85. "Montage of Heck"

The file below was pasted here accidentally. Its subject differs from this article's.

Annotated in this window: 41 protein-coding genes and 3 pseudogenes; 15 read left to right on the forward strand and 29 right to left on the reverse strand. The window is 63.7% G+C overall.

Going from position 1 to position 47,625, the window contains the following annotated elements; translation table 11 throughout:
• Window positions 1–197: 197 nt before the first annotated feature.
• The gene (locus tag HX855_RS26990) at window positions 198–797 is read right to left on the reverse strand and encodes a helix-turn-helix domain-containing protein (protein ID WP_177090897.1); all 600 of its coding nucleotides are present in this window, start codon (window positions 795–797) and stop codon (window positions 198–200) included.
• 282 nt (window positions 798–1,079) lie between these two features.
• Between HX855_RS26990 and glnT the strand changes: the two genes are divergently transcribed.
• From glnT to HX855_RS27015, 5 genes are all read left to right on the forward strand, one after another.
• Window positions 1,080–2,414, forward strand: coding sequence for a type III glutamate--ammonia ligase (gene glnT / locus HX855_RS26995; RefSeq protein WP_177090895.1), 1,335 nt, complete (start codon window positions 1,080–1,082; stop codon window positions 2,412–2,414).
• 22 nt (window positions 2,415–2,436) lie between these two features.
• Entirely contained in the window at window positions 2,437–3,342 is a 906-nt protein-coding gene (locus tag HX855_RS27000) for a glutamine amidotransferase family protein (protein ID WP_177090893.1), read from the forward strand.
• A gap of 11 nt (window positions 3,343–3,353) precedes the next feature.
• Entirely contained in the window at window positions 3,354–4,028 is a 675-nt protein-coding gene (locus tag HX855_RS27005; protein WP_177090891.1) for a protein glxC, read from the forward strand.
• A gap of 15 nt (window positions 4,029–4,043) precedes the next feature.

This half-hour collage is unquestionably the most avant-garde moment to emerge from a band that ended their major label debut with five minutes of squealing feedback. The 1988 track emerged from the same era of "culture-jamming" copyright criminality like Negativland. Cobain went ballistic on his 4-track, mixing scratchy records, Nirvana demos and screams. The mucky tangle connects dots between John Cage's tape-splice symphony "Williams Mix" to the Beatles' "Revolution No. 9" to Public Enemy's sample slaughter It Takes a Nation of Millions to Hold Us Back (one of Cobain's favorite records, and – if bootleggers can be trusted – released the same month that "Montage of Heck" was recorded). Jarring, unsettling, and darkly nostalgic, it's pure distillation of the obsessions that would follow Cobain for a career: Childhood (crackly kids records), meta-commentary on music (the repeating word "disco"), KISS (the opening of Alive), homophobia (Archie Bunker) and the human body (puerile toilet noises). CHRISTOPHER R. WEINGARTEN